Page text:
Supreme Court bolsters tenant rights

05 December 2018

Author: Rosemary Carson
Practice Area: Real Estate

R_carson

If a landlord has firm redevelopment plans which it genuinely intends to implement and has the means and the benefit of all statutory consents required to do so,it should - pursuant to the ground of opposition set out in Article 12 (1)(f) of the Business Tenancies (NI) Order 1996 - be in a position to successfully oppose the grant of a new tenancy to any tenant whose occupation would stand in the way of that redevelopment.

The position has, however, been complicated by a landmark decision of the Supreme Court handed down on 5th December 2018. In S Franses Ltd v The Cavendish Hotel (London) Ltd, a landlord could not succeed if the only reason for its proposed development was to get rid of its tenant. In other words the test is whether, if its tenant were to leave voluntarily, would the landlord still intend to carry out the works in question?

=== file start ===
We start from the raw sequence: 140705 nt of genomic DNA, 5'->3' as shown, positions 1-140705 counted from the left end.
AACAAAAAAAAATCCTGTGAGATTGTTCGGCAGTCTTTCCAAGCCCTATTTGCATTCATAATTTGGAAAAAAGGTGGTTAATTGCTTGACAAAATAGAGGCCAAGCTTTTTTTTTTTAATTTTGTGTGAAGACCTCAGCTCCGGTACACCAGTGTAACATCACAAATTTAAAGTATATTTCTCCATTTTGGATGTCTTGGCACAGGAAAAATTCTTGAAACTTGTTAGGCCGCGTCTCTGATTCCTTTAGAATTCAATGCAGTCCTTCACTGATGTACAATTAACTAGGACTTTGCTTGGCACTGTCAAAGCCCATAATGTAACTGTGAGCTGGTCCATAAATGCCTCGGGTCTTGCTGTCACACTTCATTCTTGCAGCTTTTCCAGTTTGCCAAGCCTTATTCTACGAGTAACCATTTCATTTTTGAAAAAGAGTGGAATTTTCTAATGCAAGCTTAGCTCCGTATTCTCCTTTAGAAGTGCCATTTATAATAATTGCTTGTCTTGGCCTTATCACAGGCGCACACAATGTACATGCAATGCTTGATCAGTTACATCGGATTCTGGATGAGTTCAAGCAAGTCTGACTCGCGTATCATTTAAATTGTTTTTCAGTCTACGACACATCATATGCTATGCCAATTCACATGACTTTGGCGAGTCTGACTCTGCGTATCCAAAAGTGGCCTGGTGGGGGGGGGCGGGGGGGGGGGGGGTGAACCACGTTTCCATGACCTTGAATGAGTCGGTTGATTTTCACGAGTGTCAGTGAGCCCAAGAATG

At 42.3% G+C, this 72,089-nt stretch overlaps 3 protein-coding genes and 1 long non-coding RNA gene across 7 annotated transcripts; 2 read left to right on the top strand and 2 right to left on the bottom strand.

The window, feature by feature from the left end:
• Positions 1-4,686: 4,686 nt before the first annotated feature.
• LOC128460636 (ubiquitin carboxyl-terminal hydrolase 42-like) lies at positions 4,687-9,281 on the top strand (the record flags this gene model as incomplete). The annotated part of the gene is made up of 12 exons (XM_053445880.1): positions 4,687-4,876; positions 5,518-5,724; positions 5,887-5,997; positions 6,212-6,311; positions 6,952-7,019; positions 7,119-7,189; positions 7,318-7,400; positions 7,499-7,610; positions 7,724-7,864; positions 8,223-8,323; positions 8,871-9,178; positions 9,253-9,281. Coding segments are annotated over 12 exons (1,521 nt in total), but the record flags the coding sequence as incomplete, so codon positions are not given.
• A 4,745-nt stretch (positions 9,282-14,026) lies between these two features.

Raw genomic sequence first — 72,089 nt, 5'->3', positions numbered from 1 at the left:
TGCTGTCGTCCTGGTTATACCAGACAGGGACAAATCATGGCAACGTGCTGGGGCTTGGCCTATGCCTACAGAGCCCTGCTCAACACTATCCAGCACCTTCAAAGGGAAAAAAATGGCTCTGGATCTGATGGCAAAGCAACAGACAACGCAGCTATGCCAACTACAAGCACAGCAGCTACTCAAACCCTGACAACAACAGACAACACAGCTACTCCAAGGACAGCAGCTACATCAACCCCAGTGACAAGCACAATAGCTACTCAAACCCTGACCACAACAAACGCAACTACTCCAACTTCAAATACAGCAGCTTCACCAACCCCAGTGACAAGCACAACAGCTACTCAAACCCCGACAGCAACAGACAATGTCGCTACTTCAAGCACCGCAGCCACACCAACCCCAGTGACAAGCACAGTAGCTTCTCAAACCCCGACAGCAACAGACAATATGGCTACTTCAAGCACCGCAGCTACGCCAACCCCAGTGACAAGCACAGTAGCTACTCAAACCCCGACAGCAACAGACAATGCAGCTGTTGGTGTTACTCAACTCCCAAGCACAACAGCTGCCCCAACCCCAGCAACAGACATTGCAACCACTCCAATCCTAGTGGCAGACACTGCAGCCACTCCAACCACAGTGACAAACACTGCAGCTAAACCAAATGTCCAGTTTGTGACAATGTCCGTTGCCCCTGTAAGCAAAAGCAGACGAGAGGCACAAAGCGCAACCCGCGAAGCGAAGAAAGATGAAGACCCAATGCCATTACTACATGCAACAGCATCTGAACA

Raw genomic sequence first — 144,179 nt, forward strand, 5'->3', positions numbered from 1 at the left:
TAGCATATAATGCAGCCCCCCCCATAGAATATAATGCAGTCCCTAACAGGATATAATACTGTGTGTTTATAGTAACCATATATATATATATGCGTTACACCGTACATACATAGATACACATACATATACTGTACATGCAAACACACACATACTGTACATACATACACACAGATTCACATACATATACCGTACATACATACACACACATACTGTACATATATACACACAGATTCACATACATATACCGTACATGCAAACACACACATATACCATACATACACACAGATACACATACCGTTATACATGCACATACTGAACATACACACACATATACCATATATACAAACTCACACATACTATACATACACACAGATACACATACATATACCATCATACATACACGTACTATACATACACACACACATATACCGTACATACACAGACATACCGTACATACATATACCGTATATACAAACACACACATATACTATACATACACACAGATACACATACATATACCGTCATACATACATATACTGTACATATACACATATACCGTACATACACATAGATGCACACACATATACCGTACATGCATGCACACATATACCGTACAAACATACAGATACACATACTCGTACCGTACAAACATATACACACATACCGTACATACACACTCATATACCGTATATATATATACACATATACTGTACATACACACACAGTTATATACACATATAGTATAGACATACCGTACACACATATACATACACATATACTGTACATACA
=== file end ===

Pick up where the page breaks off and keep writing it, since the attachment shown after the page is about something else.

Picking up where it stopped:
As such a landlord whose main aim is to get rid of a tenant should be wary of citing the redevelopment ground of opposition if such works would not be implemented should the tenant go of its own accord. The scenarios when this decision may come into play may be limited as few landlords may countenance carrying out expensive works simply to frustrate a tenant’s right to renew, but nevertheless it is another hoop through which a landlord may have to jump to successfully oppose a new tenancy.

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